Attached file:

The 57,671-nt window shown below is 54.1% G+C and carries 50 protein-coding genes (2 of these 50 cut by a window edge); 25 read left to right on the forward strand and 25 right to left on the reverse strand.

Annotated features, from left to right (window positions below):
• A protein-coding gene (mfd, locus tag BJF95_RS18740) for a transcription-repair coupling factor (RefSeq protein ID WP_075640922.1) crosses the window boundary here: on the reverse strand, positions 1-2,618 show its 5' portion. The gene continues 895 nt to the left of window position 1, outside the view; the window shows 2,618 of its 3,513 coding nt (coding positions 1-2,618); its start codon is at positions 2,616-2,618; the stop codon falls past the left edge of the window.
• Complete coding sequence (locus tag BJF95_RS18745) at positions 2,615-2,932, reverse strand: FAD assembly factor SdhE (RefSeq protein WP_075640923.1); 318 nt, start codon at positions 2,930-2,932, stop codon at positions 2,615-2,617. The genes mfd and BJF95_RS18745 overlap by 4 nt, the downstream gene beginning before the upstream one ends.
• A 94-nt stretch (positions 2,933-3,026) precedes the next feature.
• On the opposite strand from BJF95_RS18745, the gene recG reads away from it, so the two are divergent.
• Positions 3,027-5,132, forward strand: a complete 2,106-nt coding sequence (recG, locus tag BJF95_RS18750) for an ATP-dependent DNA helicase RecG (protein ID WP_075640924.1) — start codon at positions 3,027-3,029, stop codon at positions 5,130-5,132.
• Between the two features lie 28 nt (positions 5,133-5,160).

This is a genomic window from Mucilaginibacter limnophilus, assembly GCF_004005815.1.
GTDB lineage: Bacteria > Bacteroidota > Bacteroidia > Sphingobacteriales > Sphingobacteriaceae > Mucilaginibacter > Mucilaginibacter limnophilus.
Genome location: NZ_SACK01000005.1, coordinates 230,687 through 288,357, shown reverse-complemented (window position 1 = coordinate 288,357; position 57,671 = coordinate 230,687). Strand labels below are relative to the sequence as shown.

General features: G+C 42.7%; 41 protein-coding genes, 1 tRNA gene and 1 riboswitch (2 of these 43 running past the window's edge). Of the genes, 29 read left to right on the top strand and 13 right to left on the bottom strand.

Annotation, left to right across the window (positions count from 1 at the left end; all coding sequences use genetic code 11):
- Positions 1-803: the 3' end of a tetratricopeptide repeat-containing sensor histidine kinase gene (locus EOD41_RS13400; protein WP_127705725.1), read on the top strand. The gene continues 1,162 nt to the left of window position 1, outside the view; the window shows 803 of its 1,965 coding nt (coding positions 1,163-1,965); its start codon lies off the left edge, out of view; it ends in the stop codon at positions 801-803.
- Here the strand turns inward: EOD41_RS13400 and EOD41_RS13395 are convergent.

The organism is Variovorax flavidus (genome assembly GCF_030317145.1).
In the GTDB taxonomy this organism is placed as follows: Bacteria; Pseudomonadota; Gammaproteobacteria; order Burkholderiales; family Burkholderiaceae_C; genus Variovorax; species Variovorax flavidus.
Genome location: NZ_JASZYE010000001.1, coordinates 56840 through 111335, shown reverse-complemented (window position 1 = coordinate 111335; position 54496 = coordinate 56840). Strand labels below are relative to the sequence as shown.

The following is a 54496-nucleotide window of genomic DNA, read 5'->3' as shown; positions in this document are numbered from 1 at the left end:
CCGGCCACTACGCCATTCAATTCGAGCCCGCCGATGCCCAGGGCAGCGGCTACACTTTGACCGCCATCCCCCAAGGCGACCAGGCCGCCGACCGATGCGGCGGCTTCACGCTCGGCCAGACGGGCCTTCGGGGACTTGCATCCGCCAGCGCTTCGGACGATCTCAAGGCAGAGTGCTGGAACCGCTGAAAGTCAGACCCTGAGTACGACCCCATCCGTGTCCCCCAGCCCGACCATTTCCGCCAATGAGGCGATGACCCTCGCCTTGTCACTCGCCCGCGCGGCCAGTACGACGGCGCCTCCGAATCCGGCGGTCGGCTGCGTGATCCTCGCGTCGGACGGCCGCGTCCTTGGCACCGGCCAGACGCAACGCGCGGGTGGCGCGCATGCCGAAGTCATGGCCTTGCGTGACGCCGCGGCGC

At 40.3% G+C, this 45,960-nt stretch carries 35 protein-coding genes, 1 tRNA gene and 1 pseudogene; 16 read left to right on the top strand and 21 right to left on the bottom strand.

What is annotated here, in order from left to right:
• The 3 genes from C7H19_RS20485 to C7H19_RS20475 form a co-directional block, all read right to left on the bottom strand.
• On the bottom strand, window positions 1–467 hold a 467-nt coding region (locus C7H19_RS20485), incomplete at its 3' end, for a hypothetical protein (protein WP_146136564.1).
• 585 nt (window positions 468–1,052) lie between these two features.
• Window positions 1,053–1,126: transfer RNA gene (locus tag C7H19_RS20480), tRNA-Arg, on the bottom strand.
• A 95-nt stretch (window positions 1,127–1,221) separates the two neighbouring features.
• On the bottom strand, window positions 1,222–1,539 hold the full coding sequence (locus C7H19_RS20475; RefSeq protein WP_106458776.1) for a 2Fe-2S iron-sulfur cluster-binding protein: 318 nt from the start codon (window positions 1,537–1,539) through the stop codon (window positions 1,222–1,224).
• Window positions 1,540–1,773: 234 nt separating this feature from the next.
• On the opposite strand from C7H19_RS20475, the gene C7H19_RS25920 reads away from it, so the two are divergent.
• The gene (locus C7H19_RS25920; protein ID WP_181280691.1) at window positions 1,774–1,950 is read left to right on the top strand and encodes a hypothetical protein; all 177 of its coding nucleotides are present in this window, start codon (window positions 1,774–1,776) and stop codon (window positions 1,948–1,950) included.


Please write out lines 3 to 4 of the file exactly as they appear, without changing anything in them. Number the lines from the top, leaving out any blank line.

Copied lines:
• A protein-coding gene (mfd, locus tag BJF95_RS18740) for a transcription-repair coupling factor (RefSeq protein ID WP_075640922.1) crosses the window boundary here: on the reverse strand, positions 1-2,618 show its 5' portion. The gene continues 895 nt to the left of window position 1, outside the view; the window shows 2,618 of its 3,513 coding nt (coding positions 1-2,618); its start codon is at positions 2,616-2,618; the stop codon falls past the left edge of the window.
• Complete coding sequence (locus tag BJF95_RS18745) at positions 2,615-2,932, reverse strand: FAD assembly factor SdhE (RefSeq protein WP_075640923.1); 318 nt, start codon at positions 2,930-2,932, stop codon at positions 2,615-2,617. The genes mfd and BJF95_RS18745 overlap by 4 nt, the downstream gene beginning before the upstream one ends.